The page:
Total no of polyatomic moles after the heat is supplied

=2M/3

Total no of monatomic moles after the heat is supplied

=5M/3

Total internal after the split

$= \frac {7}{2} (\frac {2M}{3})RT + \frac {3}{2} (\frac {5M}{3}) RT$

$= \frac {29}{6} MRT$

So

$Q= \frac {29}{6} MRT - \frac {7}{2} MRT$

3Q=4MRT

Ans is a

A gas mixture consist of molecules of type A, B, C, D with molecular

masses M

Two statement are drawn from it

E

V

which one of following is true

a. Only A correct

b. Only B correct

c. A & B both are correct

d. A & B both are wrong

Average kinetic energy is same for all the gases at the same temperature

rms speed is inversely proportional to the Molecular mass of the gas

since M_{a} > M_{b} > M_{c} >M_{d}

V_{D} > V_{C} > V_{C} > V_{A}

a. Statement I is true ,statement II is true ,statement II is correct explanation for statement I

b. Statement I is true ,statement II is true ,statement II is not a correct explanation for statement I

c. Statement I is true, Statement II is false

d. Statement I is False, Statement II is True

There are two statement

which one of the following is correct

a. A and B both

b. A only

c B only

d. A and B both are incorrect

Statement A is Avogadro law. So true

Avogadro no is 6.0255 * 10^{23 } So second one is true

There are two statement about Ideal gases

which one of the following is correct

a. A and B both

b. A only

c. B only

d. A and B both are incorrect

v_{rms} depends on mass and temperature

So A is correct . Ans B is incorrect

The molar specific heat capacity of the ideal gas in isothermal process is infinity as there is no change in temperature

Heat transfer is non zero in the Isothermal process as dU=0 so dQ=dW so dQ not equal to zero

So both the statement is true but statement II is not a correct explanation for statement I

Equation of state for a real gas is (P+a/V^{2})(V-b)=nRT.This statement is true

Molecular attraction is not negligible and the size of molecules are not negligible in comparison to average separation between them. This is also true

Equation of state for a ideal gas is PV=nRT

but Equation of state for a real gas is (P+a/V^{2})(V-b)=nRT because Molecular attraction is not negligible and the size of molecules are not negligible in comparison to average separation between them

A container has a mixture of 1 mole of oxygen and 2 moles of nitrogen at 330K.The ratio of average rotational kinetic energy per O

a. 2:1

b. 1:2

c. 1:1

d. None of these

Rotational kinetic energy depends only on degree of freedom associated with which is same for both diatomic molecule ie 1:1

So c is correct

1 mole of an ideal gas is contained in a cubical volume V, ABCDEFGH at 300 K One face of the cube (EFGH) is made up of a material which totally absorbs any gas molecule incident on it.

At any given time

(a) the pressure on EFGH would be zero.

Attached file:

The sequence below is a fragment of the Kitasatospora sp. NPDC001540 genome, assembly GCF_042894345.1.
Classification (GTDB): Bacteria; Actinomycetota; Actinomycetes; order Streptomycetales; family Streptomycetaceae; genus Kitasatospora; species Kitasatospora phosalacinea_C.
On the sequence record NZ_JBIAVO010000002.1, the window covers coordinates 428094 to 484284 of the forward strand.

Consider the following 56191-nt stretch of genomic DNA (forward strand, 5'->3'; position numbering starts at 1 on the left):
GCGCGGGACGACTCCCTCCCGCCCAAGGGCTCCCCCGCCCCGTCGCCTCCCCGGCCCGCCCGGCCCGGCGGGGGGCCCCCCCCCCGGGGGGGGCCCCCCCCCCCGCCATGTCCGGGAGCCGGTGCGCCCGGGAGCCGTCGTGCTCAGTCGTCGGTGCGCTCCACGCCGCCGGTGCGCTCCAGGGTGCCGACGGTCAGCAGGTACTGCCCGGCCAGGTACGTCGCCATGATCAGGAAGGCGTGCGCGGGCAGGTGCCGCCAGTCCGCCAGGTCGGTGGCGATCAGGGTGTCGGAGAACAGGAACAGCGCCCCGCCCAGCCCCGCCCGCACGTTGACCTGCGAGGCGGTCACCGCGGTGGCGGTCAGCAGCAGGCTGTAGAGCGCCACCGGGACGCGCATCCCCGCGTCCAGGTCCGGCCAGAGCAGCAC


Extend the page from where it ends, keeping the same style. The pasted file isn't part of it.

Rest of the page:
(b) the pressure on all the faces will the equal.

(c) the pressure of EFGH would be double the pressure on ABCD.

(d) the pressure on EFGH would be half that on ABCD.

(d) In the ideal case that we normally consider,each collision transfers twice the magnitude of its normal momentum. On the face EFGH, it transfers only half of that.

According the Maxwell's Speed distribution law

$A(v) = 4 \pi (\frac {M}{2\pi RT})^{3/2} v^2 e^{-Mv^2/2RT}$

Where V is molecular speed

M = molar mass of gas

R = gas constant

T = Temperature

A (v) = Probability distribution function

A (v) dv = fraction of the molecules whose speed lie in the internal of width dv speed center on v

What is most probable speed

a. $\sqrt {\frac {2RT}{M}}$

b. $\sqrt {\frac {RT}{M}}$

c. $\sqrt {\frac {3RT}{M}}$

d.$\sqrt {\frac {8RT}{M}}$

(a)

This is derived from Maxwell equation.Derivation is beyond the scope of the course

When is of these is true with respect to above paragraph where the integral is from 0 to infinity

a. $\int_{0}^{\infty}A (v) dv = 1$

b. $\int_{0}^{\infty}A (v) dv = 2$

c. $\int_{0}^{\infty}A (v) dv = 1/2$

d. $\int_{0}^{\infty}A (v) dv = 0$

(a)

A(v)dv represent the fraction of molecules...so when all the fractions are considered...this should be equal to 1

let A

a. A

b. A

c. A

d. None of these

(a)

A rectangular strip in this curve is represent by =A(v)dv

Area of the curve =∫ A(v)dv

A(v)dv represent the fraction of molecules...so when all the fractions are considered...this should be equal to 1

Area of the curve =1

So

Area under the curve =1 and it is true for all variation.

What is the formula for V

a. $V_{avg} = \int_{0}^{\infty} vA (v) dv $

b. $V_{avg} = \int_{0}^{\infty} A (v) dv $

c. $V_{avg} = \int_{-\infty}^{\infty} vA (v) dv $

d. $V_{avg} = \int_{-\infty}^{\infty} A (v) dv $

(a)

A(v)dv represent the fraction of molecules

v is the speed.

Now average speed formula is

=(n1v1+n2v2+n3v3...)/(n1+n2+n3)

or